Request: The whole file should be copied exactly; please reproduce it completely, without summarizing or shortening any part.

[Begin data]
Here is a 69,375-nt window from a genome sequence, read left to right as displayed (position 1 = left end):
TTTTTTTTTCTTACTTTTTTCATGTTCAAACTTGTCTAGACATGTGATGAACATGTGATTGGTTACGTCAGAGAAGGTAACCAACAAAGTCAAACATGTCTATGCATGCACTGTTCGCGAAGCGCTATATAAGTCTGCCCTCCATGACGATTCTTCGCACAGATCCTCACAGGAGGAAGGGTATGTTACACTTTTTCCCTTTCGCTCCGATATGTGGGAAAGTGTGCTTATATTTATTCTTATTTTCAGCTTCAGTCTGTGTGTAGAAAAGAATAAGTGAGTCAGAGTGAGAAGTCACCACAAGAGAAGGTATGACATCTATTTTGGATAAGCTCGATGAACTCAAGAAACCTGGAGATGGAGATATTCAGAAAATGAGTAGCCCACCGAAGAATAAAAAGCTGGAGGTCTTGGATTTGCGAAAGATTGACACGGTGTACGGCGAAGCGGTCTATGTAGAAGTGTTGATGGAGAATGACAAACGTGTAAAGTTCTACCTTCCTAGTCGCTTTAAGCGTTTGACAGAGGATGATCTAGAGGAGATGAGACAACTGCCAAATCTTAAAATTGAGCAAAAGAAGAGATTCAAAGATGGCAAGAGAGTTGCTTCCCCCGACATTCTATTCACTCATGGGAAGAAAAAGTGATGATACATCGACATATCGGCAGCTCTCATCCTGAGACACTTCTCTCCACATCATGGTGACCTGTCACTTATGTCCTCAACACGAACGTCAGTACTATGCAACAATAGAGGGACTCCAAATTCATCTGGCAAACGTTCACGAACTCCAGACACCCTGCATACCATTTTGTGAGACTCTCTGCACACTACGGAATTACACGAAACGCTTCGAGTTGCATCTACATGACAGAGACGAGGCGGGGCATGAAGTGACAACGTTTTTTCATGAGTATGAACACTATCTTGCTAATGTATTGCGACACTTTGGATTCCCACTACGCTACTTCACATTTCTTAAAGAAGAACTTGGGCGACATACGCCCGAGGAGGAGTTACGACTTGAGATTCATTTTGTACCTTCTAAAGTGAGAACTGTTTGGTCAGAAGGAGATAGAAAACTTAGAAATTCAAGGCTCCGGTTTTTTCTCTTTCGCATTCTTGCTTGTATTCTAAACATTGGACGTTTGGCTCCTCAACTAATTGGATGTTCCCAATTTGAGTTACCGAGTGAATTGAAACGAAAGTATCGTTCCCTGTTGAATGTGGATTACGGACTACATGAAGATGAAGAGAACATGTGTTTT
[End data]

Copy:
Here is a 69,375-nt window from a genome sequence, read left to right as displayed (position 1 = left end):
TTTTTTTTTCTTACTTTTTTCATGTTCAAACTTGTCTAGACATGTGATGAACATGTGATTGGTTACGTCAGAGAAGGTAACCAACAAAGTCAAACATGTCTATGCATGCACTGTTCGCGAAGCGCTATATAAGTCTGCCCTCCATGACGATTCTTCGCACAGATCCTCACAGGAGGAAGGGTATGTTACACTTTTTCCCTTTCGCTCCGATATGTGGGAAAGTGTGCTTATATTTATTCTTATTTTCAGCTTCAGTCTGTGTGTAGAAAAGAATAAGTGAGTCAGAGTGAGAAGTCACCACAAGAGAAGGTATGACATCTATTTTGGATAAGCTCGATGAACTCAAGAAACCTGGAGATGGAGATATTCAGAAAATGAGTAGCCCACCGAAGAATAAAAAGCTGGAGGTCTTGGATTTGCGAAAGATTGACACGGTGTACGGCGAAGCGGTCTATGTAGAAGTGTTGATGGAGAATGACAAACGTGTAAAGTTCTACCTTCCTAGTCGCTTTAAGCGTTTGACAGAGGATGATCTAGAGGAGATGAGACAACTGCCAAATCTTAAAATTGAGCAAAAGAAGAGATTCAAAGATGGCAAGAGAGTTGCTTCCCCCGACATTCTATTCACTCATGGGAAGAAAAAGTGATGATACATCGACATATCGGCAGCTCTCATCCTGAGACACTTCTCTCCACATCATGGTGACCTGTCACTTATGTCCTCAACACGAACGTCAGTACTATGCAACAATAGAGGGACTCCAAATTCATCTGGCAAACGTTCACGAACTCCAGACACCCTGCATACCATTTTGTGAGACTCTCTGCACACTACGGAATTACACGAAACGCTTCGAGTTGCATCTACATGACAGAGACGAGGCGGGGCATGAAGTGACAACGTTTTTTCATGAGTATGAACACTATCTTGCTAATGTATTGCGACACTTTGGATTCCCACTACGCTACTTCACATTTCTTAAAGAAGAACTTGGGCGACATACGCCCGAGGAGGAGTTACGACTTGAGATTCATTTTGTACCTTCTAAAGTGAGAACTGTTTGGTCAGAAGGAGATAGAAAACTTAGAAATTCAAGGCTCCGGTTTTTTCTCTTTCGCATTCTTGCTTGTATTCTAAACATTGGACGTTTGGCTCCTCAACTAATTGGATGTTCCCAATTTGAGTTACCGAGTGAATTGAAACGAAAGTATCGTTCCCTGTTGAATGTGGATTACGGACTACATGAAGATGAAGAGAACATGTGTTTT